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Recurring Tactics and Strategies in Securities Fraud Litigation Over Chinese Entities, and Defamatio

AmLaw Litigation Daily includes this interesting post by David Bario on recurring litigation patterns and tactics in securities fraud litigation regarding Chinese entities, as well as related lawsuits against short sellers who game the market with phony news. Note especially the perceived strategic importance of avoiding discovery. Key excerpts are set out below:

"Silvercorp’s preemptive strike against the short-sellers represents a bold new twist in the unfolding China securities litigation. But the company’s strategy is also risky. By potentially compelling the defendant Web sites and analysts to disclose any evidence they gathered concerning fraud at Silvercorp, the company could be undermining its own ability to defend against future securities fraud claims.

"Every client always asks, ‘can we, should we, and when should we file a defamation action [against short-selling analysts]’" said DLA Piper’s Perrie Weiner, who represents a dozen companies, auditors, and other China-linked defendants in class action and regulatory securities matters. "Our standard response is, ‘not until after the class action is at least past the motion to dismiss stage.’" (Weiner is not involved in litigation related to Silvercorp and emphasized that he was speaking only in general terms.)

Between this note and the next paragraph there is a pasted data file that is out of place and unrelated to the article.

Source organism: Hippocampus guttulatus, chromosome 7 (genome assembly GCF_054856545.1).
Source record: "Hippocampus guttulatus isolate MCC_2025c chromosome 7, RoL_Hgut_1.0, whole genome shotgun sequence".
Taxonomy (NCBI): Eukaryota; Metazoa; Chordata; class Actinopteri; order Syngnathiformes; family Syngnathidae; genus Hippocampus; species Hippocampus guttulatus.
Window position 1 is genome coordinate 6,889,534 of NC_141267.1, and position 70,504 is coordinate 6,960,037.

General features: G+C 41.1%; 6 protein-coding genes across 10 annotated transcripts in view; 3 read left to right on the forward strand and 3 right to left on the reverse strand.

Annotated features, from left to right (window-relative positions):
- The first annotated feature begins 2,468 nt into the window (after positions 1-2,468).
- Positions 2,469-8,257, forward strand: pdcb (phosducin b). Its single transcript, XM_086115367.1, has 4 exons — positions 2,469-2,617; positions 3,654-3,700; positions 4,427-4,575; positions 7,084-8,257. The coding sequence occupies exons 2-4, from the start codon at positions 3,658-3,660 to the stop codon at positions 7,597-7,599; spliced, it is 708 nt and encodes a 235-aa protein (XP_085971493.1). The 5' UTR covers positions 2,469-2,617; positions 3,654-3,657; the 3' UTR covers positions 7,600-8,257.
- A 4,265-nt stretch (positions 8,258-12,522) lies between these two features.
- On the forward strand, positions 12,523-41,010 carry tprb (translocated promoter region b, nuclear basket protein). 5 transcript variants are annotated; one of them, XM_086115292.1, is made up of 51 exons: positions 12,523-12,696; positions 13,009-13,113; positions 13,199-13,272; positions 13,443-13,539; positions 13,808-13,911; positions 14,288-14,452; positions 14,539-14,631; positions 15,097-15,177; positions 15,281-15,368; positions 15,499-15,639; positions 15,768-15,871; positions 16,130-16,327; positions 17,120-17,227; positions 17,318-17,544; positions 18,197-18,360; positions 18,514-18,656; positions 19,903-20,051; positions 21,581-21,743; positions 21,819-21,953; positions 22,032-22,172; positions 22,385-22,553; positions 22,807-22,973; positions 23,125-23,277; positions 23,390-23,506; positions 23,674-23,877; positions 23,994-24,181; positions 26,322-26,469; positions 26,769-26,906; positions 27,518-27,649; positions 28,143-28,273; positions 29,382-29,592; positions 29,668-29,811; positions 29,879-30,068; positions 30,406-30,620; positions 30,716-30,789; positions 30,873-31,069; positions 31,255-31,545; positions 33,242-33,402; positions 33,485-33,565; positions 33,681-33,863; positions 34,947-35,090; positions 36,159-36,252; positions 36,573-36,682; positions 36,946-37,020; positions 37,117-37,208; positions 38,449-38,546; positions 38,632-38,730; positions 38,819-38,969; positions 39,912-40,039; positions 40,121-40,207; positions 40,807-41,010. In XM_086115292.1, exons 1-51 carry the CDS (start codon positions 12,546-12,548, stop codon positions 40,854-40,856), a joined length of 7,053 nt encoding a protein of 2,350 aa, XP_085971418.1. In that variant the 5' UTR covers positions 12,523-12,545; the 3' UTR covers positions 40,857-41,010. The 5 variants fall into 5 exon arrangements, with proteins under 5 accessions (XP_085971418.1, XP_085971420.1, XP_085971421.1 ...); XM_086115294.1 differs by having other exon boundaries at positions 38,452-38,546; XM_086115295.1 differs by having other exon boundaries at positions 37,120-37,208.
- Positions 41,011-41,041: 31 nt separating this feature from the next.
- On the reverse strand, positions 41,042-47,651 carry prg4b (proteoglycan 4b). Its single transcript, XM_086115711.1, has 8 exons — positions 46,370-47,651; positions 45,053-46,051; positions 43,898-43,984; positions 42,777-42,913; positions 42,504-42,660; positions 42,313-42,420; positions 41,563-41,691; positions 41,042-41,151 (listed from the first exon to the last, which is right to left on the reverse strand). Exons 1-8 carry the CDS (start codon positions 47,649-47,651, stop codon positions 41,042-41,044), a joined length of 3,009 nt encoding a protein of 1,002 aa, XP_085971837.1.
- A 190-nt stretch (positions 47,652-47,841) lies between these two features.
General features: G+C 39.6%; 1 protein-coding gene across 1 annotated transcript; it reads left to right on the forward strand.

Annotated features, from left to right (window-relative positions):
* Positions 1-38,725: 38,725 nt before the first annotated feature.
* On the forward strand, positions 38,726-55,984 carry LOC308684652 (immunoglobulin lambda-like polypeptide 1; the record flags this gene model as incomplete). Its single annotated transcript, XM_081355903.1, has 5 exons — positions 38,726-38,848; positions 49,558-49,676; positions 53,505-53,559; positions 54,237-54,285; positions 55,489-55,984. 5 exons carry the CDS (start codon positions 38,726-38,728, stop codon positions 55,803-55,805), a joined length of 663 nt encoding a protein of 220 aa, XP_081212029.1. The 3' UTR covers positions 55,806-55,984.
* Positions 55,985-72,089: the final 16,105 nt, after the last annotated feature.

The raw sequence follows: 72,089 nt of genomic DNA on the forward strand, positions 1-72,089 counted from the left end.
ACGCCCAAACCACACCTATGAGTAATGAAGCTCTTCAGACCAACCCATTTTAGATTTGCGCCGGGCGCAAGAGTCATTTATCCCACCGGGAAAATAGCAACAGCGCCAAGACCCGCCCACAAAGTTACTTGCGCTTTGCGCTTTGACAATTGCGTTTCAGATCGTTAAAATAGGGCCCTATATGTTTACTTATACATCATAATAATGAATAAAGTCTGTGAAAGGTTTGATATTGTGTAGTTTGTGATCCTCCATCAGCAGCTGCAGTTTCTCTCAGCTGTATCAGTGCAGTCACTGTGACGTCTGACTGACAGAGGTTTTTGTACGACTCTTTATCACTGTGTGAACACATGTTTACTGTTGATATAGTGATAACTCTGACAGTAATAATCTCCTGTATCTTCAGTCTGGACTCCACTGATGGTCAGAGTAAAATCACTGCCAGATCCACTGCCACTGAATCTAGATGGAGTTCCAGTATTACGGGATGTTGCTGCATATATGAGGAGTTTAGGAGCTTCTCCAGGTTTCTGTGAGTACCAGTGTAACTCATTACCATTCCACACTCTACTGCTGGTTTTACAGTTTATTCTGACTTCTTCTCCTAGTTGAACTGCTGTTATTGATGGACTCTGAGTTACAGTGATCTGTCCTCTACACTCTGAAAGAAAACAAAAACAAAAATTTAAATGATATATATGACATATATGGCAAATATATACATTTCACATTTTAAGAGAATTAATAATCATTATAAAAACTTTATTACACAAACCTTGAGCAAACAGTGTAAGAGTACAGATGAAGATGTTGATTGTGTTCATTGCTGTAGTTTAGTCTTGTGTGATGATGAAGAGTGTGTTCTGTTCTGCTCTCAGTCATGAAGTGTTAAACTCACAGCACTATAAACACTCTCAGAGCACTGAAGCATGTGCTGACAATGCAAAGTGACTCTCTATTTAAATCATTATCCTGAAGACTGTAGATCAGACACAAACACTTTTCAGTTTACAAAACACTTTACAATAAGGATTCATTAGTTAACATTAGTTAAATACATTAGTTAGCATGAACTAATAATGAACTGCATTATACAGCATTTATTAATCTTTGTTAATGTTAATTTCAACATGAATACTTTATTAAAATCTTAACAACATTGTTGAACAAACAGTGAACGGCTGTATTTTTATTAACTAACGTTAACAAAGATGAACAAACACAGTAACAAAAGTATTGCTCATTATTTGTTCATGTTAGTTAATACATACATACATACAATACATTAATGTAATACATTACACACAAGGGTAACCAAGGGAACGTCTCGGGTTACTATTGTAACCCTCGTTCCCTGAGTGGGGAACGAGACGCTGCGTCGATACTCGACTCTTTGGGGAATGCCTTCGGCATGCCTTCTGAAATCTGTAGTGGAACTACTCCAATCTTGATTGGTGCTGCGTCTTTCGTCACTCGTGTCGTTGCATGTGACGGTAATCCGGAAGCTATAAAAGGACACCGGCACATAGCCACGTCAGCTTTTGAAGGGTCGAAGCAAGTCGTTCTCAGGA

Crucially for defendants, Weiner said, under the Private Securities Litigation Reform Act all discovery is stayed under after motions to dismiss are decided. "We do not think it’s an advisable position for issuers in China-related fraud cases to be filing defamation actions until they are at least past the motion to dismiss stage," he said. "If you sue the analysts, you motivate the analysts to come up with all the information and all the diligence they’ve done in China, which is really hard for a plaintiffs lawyer in the U.S. to ever get at, and you’re giving the plaintiffs lawyers a shot at discovery that they never would have had otherwise."

#Securities

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About Kirk

Since becoming a lawyer in 1983, Kirk’s over 30 years of practice have focused on advising a wide range of corporations, associations, and individuals (as both plaintiffs and defendants) on both tort and commercial law issues centered around “mass torts.”

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